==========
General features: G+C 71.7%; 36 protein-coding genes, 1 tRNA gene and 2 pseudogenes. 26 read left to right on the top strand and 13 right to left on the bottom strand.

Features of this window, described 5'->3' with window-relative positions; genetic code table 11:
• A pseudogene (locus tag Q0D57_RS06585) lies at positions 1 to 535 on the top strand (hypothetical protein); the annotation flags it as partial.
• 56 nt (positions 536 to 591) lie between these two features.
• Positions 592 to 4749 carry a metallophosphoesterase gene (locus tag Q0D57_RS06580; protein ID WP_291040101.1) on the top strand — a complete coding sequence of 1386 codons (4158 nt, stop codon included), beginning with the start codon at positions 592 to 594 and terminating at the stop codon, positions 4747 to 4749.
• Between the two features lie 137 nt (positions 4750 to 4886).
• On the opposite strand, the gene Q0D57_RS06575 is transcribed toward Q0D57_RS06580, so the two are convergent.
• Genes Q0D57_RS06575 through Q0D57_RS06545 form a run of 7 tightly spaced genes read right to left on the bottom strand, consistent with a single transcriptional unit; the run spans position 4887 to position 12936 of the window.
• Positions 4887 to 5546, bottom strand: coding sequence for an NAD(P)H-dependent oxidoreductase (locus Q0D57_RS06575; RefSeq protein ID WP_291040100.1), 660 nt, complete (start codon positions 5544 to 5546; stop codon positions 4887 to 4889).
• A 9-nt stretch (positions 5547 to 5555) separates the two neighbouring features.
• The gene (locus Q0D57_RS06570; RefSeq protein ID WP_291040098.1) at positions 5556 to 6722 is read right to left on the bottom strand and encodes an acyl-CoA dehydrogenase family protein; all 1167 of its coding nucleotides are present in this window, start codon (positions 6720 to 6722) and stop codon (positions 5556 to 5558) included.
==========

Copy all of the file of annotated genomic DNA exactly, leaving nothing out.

General features: G+C 71.7%; 36 protein-coding genes, 1 tRNA gene and 2 pseudogenes. 26 read left to right on the top strand and 13 right to left on the bottom strand.

Features of this window, described 5'->3' with window-relative positions; genetic code table 11:
• A pseudogene (locus tag Q0D57_RS06585) lies at positions 1 to 535 on the top strand (hypothetical protein); the annotation flags it as partial.
• 56 nt (positions 536 to 591) lie between these two features.
• Positions 592 to 4749 carry a metallophosphoesterase gene (locus tag Q0D57_RS06580; protein ID WP_291040101.1) on the top strand — a complete coding sequence of 1386 codons (4158 nt, stop codon included), beginning with the start codon at positions 592 to 594 and terminating at the stop codon, positions 4747 to 4749.
• Between the two features lie 137 nt (positions 4750 to 4886).
• On the opposite strand, the gene Q0D57_RS06575 is transcribed toward Q0D57_RS06580, so the two are convergent.
• Genes Q0D57_RS06575 through Q0D57_RS06545 form a run of 7 tightly spaced genes read right to left on the bottom strand, consistent with a single transcriptional unit; the run spans position 4887 to position 12936 of the window.
• Positions 4887 to 5546, bottom strand: coding sequence for an NAD(P)H-dependent oxidoreductase (locus Q0D57_RS06575; RefSeq protein ID WP_291040100.1), 660 nt, complete (start codon positions 5544 to 5546; stop codon positions 4887 to 4889).
• A 9-nt stretch (positions 5547 to 5555) separates the two neighbouring features.
• The gene (locus Q0D57_RS06570; RefSeq protein ID WP_291040098.1) at positions 5556 to 6722 is read right to left on the bottom strand and encodes an acyl-CoA dehydrogenase family protein; all 1167 of its coding nucleotides are present in this window, start codon (positions 6720 to 6722) and stop codon (positions 5556 to 5558) included.